Browse Prior Art Database

Unencountered Branch Indication

IP.com Disclosure Number: IPCOM000060544D
Original Publication Date: 1986-Apr-01
Included in the Prior Art Database: 2005-Mar-08
Document File: 1 page(s) / 12K

Publishing Venue

IBM

Related People

Emma, PG: AUTHOR [+5]

Abstract

A method is set forth for reducing the branch penalty when processing branch instructions in a computer. A Branch History Table (BHT) contains entries that are comprised of the pair for addresses of branches that were last observed to have been taken. During prefetching, the BHT is searched to see if an entry exists for which is the same as the fetch address. A "BHT hit" is the event in which such an entry is found, and the consequence of a hit is to redirect prefetching down the path specified by and to notify the instruction decoder that the instruction at is a taken branch.

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Unencountered Branch Indication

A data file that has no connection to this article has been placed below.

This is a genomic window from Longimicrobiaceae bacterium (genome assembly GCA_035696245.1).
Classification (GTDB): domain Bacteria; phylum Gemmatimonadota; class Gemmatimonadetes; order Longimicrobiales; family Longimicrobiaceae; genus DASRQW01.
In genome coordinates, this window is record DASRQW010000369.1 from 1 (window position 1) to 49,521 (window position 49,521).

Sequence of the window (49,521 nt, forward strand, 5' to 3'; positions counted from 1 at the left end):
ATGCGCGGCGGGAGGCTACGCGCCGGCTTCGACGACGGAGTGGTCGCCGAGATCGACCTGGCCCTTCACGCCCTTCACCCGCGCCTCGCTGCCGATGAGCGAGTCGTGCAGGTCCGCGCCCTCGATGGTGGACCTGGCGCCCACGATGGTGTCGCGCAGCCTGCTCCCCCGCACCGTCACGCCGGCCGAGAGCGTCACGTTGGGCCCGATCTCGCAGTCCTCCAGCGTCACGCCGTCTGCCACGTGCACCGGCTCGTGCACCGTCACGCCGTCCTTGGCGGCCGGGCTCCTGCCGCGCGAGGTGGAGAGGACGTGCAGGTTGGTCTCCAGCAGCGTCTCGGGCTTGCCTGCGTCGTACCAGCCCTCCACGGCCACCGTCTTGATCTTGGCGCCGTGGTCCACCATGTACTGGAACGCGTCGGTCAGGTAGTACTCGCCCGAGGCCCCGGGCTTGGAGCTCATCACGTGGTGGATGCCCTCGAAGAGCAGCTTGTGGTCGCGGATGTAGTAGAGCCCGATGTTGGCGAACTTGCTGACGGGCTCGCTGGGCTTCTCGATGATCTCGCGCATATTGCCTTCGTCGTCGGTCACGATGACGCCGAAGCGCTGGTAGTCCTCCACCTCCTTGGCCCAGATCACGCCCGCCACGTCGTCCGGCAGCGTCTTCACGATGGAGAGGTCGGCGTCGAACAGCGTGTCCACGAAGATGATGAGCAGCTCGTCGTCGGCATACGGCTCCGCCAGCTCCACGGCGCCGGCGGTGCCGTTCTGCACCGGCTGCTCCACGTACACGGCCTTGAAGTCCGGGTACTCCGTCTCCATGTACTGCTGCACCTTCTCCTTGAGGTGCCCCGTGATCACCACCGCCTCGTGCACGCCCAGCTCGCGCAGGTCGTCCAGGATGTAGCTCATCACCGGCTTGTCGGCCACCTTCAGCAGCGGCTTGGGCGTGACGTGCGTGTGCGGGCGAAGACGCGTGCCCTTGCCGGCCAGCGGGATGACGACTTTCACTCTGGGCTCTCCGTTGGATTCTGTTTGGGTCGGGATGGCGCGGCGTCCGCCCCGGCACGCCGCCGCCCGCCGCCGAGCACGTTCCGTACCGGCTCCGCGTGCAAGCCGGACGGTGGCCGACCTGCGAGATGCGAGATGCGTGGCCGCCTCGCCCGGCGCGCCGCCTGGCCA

A method is set forth for reducing the branch penalty when processing branch instructions in a computer. A Branch History Table (BHT) contains entries that are comprised of the pair <Branch Address, Target Address> for addresses of branches that were last observed to have been taken. During prefetching, the BHT is searched to see if an entry exists for which <Branch Address> is the same as the fetch address. A "BHT hit" is the event in which such an entry is found, and the consequence of a hit is to redirect prefetching down the path specified by <Target Address> and to notify the instruction decoder that the instruction at <Branch Address> is a taken branch. Thus, if the instruction decoder encounters a branch that did not cause a BHT hit, the decoder assumes that the branch is not taken, and it continues decoding down the sequential path. The address of any branch instruction will either hit or miss in the BHT. As previously mentioned, the address hits for exactly one reason, namely, the branch has been previously encountered and was taken when it was last encountered. However, a miss can occur for one of two reasons: either the branch has been previously encountered and was not taken when it was last encountered, or the branch has never been previously encountered. The later of these reasons is a major cause of branch wrong guess. This is sometimes erroneously referred to as "cold start", when in fact this effect persists in steady state. To alle...